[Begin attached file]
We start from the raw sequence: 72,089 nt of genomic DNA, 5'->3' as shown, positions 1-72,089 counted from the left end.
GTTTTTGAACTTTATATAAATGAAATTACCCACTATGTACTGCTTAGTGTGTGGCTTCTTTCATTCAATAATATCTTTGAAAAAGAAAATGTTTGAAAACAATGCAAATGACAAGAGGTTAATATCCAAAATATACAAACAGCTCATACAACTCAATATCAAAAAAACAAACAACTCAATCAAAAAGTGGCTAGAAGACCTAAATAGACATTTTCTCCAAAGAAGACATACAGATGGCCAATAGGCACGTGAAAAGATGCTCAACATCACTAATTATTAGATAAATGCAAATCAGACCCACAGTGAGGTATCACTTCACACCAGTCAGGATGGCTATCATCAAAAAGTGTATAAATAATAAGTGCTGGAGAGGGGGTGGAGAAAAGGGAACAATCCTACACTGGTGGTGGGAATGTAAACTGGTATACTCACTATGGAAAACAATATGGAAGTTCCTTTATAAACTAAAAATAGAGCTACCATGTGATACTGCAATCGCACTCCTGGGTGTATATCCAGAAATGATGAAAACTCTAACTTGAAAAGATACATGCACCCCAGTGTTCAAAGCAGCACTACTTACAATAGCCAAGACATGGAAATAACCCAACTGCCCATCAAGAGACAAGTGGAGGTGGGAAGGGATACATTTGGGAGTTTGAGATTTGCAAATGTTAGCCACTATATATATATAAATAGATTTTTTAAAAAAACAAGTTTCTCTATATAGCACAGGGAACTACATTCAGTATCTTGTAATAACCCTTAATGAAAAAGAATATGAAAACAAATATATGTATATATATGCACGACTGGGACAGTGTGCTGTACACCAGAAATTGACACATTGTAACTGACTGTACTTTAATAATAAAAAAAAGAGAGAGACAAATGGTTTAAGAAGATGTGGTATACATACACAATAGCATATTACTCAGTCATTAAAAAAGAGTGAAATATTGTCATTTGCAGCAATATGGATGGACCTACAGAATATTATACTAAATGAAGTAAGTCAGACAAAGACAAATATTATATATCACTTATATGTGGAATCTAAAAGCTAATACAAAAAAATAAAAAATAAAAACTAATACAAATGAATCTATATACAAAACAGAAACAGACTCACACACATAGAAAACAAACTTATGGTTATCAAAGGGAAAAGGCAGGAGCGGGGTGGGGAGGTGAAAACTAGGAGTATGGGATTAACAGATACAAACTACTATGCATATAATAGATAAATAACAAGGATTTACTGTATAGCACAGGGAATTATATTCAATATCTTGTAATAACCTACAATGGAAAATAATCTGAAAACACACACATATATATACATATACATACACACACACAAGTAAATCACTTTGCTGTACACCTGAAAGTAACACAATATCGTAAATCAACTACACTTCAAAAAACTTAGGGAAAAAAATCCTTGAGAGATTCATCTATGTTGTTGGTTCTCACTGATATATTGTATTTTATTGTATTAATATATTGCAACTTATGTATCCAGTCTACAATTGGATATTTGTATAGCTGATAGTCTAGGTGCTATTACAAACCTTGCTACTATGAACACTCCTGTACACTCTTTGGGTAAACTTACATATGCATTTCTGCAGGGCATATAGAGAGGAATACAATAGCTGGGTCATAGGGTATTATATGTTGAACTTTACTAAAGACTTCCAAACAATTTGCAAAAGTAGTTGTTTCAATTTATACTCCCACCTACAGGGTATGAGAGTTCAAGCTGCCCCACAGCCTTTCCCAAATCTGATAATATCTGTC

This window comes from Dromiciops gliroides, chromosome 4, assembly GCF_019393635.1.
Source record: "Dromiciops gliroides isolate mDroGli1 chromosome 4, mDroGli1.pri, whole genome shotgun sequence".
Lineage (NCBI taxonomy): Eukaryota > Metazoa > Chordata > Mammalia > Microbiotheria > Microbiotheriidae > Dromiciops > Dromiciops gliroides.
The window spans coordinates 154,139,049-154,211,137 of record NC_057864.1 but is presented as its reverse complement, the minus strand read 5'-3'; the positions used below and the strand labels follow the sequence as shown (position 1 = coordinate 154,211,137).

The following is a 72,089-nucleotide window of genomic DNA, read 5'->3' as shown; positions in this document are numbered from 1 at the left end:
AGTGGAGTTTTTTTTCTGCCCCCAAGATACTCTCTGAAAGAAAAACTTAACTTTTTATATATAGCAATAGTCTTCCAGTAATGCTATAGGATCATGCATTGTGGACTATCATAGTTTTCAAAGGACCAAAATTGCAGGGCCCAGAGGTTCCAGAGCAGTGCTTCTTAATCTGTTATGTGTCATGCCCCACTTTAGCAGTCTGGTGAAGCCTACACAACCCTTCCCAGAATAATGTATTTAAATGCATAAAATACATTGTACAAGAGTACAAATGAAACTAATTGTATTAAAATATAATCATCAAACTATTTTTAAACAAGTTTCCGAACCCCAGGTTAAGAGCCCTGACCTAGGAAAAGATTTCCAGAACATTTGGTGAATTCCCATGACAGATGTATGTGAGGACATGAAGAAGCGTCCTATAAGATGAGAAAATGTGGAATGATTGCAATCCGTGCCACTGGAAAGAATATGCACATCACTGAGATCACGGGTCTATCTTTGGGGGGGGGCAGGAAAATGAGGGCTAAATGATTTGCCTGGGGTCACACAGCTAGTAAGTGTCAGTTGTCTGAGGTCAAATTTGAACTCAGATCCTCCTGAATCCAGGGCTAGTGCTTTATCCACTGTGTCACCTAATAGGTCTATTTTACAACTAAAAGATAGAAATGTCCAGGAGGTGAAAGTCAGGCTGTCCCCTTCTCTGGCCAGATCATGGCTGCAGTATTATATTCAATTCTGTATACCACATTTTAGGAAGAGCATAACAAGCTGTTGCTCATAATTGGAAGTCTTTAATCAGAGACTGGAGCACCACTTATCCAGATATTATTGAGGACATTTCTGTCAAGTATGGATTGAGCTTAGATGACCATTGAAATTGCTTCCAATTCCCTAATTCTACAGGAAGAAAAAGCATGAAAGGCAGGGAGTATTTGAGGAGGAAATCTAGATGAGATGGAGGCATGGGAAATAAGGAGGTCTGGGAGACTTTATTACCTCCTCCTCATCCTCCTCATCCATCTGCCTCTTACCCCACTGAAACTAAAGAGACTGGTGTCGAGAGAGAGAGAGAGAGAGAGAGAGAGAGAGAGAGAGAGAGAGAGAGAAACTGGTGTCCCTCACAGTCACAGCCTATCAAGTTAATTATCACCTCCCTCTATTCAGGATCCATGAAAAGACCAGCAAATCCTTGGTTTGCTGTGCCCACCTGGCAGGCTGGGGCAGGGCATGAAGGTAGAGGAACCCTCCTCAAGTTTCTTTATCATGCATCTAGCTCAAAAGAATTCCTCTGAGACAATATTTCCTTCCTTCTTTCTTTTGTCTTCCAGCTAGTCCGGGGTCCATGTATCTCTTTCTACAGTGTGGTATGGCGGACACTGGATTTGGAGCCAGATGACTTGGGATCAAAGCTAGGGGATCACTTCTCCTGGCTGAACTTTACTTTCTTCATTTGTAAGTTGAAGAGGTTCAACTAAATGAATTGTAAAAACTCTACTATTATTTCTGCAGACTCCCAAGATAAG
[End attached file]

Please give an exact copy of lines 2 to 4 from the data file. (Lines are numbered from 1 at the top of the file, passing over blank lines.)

GTTTTTGAACTTTATATAAATGAAATTACCCACTATGTACTGCTTAGTGTGTGGCTTCTTTCATTCAATAATATCTTTGAAAAAGAAAATGTTTGAAAACAATGCAAATGACAAGAGGTTAATATCCAAAATATACAAACAGCTCATACAACTCAATATCAAAAAAACAAACAACTCAATCAAAAAGTGGCTAGAAGACCTAAATAGACATTTTCTCCAAAGAAGACATACAGATGGCCAATAGGCACGTGAAAAGATGCTCAACATCACTAATTATTAGATAAATGCAAATCAGACCCACAGTGAGGTATCACTTCACACCAGTCAGGATGGCTATCATCAAAAAGTGTATAAATAATAAGTGCTGGAGAGGGGGTGGAGAAAAGGGAACAATCCTACACTGGTGGTGGGAATGTAAACTGGTATACTCACTATGGAAAACAATATGGAAGTTCCTTTATAAACTAAAAATAGAGCTACCATGTGATACTGCAATCGCACTCCTGGGTGTATATCCAGAAATGATGAAAACTCTAACTTGAAAAGATACATGCACCCCAGTGTTCAAAGCAGCACTACTTACAATAGCCAAGACATGGAAATAACCCAACTGCCCATCAAGAGACAAGTGGAGGTGGGAAGGGATACATTTGGGAGTTTGAGATTTGCAAATGTTAGCCACTATATATATATAAATAGATTTTTTAAAAAAACAAGTTTCTCTATATAGCACAGGGAACTACATTCAGTATCTTGTAATAACCCTTAATGAAAAAGAATATGAAAACAAATATATGTATATATATGCACGACTGGGACAGTGTGCTGTACACCAGAAATTGACACATTGTAACTGACTGTACTTTAATAATAAAAAAAAGAGAGAGACAAATGGTTTAAGAAGATGTGGTATACATACACAATAGCATATTACTCAGTCATTAAAAAAGAGTGAAATATTGTCATTTGCAGCAATATGGATGGACCTACAGAATATTATACTAAATGAAGTAAGTCAGACAAAGACAAATATTATATATCACTTATATGTGGAATCTAAAAGCTAATACAAAAAAATAAAAAATAAAAACTAATACAAATGAATCTATATACAAAACAGAAACAGACTCACACACATAGAAAACAAACTTATGGTTATCAAAGGGAAAAGGCAGGAGCGGGGTGGGGAGGTGAAAACTAGGAGTATGGGATTAACAGATACAAACTACTATGCATATAATAGATAAATAACAAGGATTTACTGTATAGCACAGGGAATTATATTCAATATCTTGTAATAACCTACAATGGAAAATAATCTGAAAACACACACATATATATACATATACATACACACACACAAGTAAATCACTTTGCTGTACACCTGAAAGTAACACAATATCGTAAATCAACTACACTTCAAAAAACTTAGGGAAAAAAATCCTTGAGAGATTCATCTATGTTGTTGGTTCTCACTGATATATTGTATTTTATTGTATTAATATATTGCAACTTATGTATCCAGTCTACAATTGGATATTTGTATAGCTGATAGTCTAGGTGCTATTACAAACCTTGCTACTATGAACACTCCTGTACACTCTTTGGGTAAACTTACATATGCATTTCTGCAGGGCATATAGAGAGGAATACAATAGCTGGGTCATAGGGTATTATATGTTGAACTTTACTAAAGACTTCCAAACAATTTGCAAAAGTAGTTGTTTCAATTTATACTCCCACCTACAGGGTATGAGAGTTCAAGCTGCCCCACAGCCTTTCCCAAATCTGATAATATCTGTC

This window comes from Dromiciops gliroides, chromosome 4, assembly GCF_019393635.1.
Source record: "Dromiciops gliroides isolate mDroGli1 chromosome 4, mDroGli1.pri, whole genome shotgun sequence".